A new column this month, as Editor at Large Hils Everitt gets to grip with those people who moan about the state of our greenlanes, but aren’t prepared to actually help making them better
Welcome to my new column – ‘Hils at large’. And before you say anything, I’m fully aware of the irony in someone so diminutive (read: ‘short a**e’) having such a title, but nevertheless it does accurately reflect what I shall be doing from now on! Freed from the shackles of editorship, I will now be out and about more, collecting stories and attending events and generally buzzing about the 4×4 scene; so, rather than calling it ‘Hils gets about a bit and reports back’, we felt ‘at large’ was more succinct and perhaps even a little more refined.
Last month I enjoyed a great day out with ukLANDROVERevents on a greenlaning trip in the stunning North York Moors. Greenlaning in this country has really suffered in recent years. We may be hearing a little less from the ‘anti 4×4’ brigade in the press lately, thanks to a couple of extremely severe winters which have seen our transport of choice earn grudging respect by behaving heroically, saving lives and helping motorists and friends and neighbours in distress, but when it comes to using our hard-working and reliable vehicles for some R&R within this beautiful country of ours, that seems to be a totally different kettle of fish.
I was very saddened by the news piece we ran last month about the excellent work done by those who were repairing an unclassified country road, Black Harry Lane, in the Peak District National Park. The road repair was part of the ‘Black Harry Trails Project’ to improve and create routes for horse-riders and mountain bikers and improve recreation facilities for the less able, elderly and young families. The repairs were actually carried out by 4×4 users and motorcycle clubs. Not one walker volunteered, or even helped out when directly asked. It is a very sorry state of affairs when the very people who so readily rush to slam all ‘off-roaders’ for the apparent damage they cause then decline to help when repairing a route that is available to all. At least we can be grateful that the anti-4×4 brigade has quietened down, but it seems a bit hypocritical.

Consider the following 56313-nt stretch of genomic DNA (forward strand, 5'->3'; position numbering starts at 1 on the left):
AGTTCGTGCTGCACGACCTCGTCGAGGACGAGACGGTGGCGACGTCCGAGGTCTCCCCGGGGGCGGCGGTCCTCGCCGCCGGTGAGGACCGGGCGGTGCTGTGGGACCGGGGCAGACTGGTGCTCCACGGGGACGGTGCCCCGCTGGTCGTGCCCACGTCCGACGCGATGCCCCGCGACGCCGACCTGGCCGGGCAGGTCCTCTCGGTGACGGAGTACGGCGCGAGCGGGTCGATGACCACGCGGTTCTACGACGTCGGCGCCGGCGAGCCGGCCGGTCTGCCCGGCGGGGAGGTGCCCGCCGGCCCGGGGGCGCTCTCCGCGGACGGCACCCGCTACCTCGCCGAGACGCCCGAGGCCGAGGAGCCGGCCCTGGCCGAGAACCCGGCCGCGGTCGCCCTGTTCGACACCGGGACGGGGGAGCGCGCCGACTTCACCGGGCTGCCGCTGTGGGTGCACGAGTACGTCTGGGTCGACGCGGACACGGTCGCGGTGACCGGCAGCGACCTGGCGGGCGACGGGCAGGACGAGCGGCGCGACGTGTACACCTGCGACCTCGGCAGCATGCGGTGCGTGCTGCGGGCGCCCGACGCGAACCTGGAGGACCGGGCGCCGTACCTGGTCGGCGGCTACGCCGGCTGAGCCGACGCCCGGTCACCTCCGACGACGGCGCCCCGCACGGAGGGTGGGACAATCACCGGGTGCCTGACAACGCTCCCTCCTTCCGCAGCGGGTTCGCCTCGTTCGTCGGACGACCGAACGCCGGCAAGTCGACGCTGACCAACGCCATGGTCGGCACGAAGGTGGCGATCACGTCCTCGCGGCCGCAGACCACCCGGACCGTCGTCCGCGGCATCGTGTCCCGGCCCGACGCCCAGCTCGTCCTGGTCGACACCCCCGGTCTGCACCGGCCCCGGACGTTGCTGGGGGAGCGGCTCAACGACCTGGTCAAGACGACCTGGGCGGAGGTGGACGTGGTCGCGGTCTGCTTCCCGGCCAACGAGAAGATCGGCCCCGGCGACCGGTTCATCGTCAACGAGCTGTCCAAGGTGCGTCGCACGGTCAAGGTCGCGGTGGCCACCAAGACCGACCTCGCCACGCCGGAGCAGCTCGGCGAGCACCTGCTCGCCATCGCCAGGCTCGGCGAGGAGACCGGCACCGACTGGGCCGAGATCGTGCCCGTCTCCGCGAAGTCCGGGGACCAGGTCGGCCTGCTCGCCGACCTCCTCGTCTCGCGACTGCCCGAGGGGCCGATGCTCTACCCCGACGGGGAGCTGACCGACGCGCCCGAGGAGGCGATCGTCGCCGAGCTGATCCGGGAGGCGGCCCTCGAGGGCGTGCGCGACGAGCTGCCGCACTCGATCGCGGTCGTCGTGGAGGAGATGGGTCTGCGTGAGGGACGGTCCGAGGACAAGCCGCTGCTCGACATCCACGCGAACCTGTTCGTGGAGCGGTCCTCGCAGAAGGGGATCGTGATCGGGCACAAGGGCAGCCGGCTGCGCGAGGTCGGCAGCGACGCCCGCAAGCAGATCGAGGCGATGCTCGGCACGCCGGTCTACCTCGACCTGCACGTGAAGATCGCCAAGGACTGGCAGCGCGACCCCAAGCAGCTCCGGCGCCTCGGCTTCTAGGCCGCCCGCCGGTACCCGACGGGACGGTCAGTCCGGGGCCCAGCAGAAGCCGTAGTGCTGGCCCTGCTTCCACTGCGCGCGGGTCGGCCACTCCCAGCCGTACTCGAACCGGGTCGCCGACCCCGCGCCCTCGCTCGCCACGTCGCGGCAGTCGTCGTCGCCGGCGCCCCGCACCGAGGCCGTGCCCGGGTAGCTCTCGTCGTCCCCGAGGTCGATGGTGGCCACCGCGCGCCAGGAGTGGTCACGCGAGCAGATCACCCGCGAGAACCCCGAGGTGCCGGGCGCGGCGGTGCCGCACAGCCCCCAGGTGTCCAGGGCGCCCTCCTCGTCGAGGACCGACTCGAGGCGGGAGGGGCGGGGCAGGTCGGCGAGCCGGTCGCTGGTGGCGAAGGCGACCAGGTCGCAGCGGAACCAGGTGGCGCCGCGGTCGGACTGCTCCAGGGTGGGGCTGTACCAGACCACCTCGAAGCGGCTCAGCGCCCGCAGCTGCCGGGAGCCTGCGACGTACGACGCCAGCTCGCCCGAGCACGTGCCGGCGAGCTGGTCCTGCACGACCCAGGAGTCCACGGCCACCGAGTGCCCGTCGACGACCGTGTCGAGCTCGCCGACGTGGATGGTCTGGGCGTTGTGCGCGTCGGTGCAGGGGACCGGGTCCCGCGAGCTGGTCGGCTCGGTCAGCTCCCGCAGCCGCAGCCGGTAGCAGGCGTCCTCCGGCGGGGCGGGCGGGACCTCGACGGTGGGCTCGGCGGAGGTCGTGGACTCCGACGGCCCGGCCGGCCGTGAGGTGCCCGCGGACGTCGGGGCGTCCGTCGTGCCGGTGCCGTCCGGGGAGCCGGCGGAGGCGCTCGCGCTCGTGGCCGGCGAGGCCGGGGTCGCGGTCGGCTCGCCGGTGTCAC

Of course, responsible off-roaders will always suffer from the behaviour of those who don’t give two hoots about the environment and charge about in the worst of conditions churning up the countryside in the process. Such behaviour merely encourages local authorities to slap TROs (Traffic Regulation Orders) on routes and give more ammo to those who like to bash 4x4s. (It seems ironic that the very councils that seem so willing to slap restriction orders on greenlanes have no hesitation in using 4x4s themselves to run around the countryside doing essential work.)
Usage restrictions create a ‘chicken and egg’ situation; as closures force more traffic onto the routes that do remain open until they, too, have to be closed for essential repair due to increased wear and tear through overuse. Millions of pounds have been spent over the years on repairing footpaths and bridleways hugely eroded by countless foot and hoof prints. Fair enough – these excellent amenities are used by us all, myself included. But, equally, the byways are also perfectly legitimate routes and I think we have a right to expect them to receive appropriate attention, too.
In the meantime, as a 4×4 community the more we can be seen out and about helping to repair general wear and tear caused by weather and all sorts of things, not just tyre tracks, the less ammunition we give to the ‘anti’ brigade. So, get volunteering for work on any local lanes to you to show that we care about the environment – and support those who offer guided greenlane days such as the trip we took recently. Enjoy what we have left, and prove we can have fun responsibly!
Mention of 4x4s getting out and about and working for a living reminds me how good it was to be back at the CV Show at the NEC recently. After a lengthy absence, it was heartening to see the show buzzing with 4x4s and related accessories and attracting a healthy attendance.
Pick-ups were, naturally, in the majority with the occasional modified Land Rover on display, too. It was good news for the manufacturers, who are enjoying healthy sales, and for the innovative entrepreneurs who are constantly developing new systems to make utility work simpler and more effective.
Cheers to the 4×4 market and make sure you make the most of the opportunities available. I certainly will be!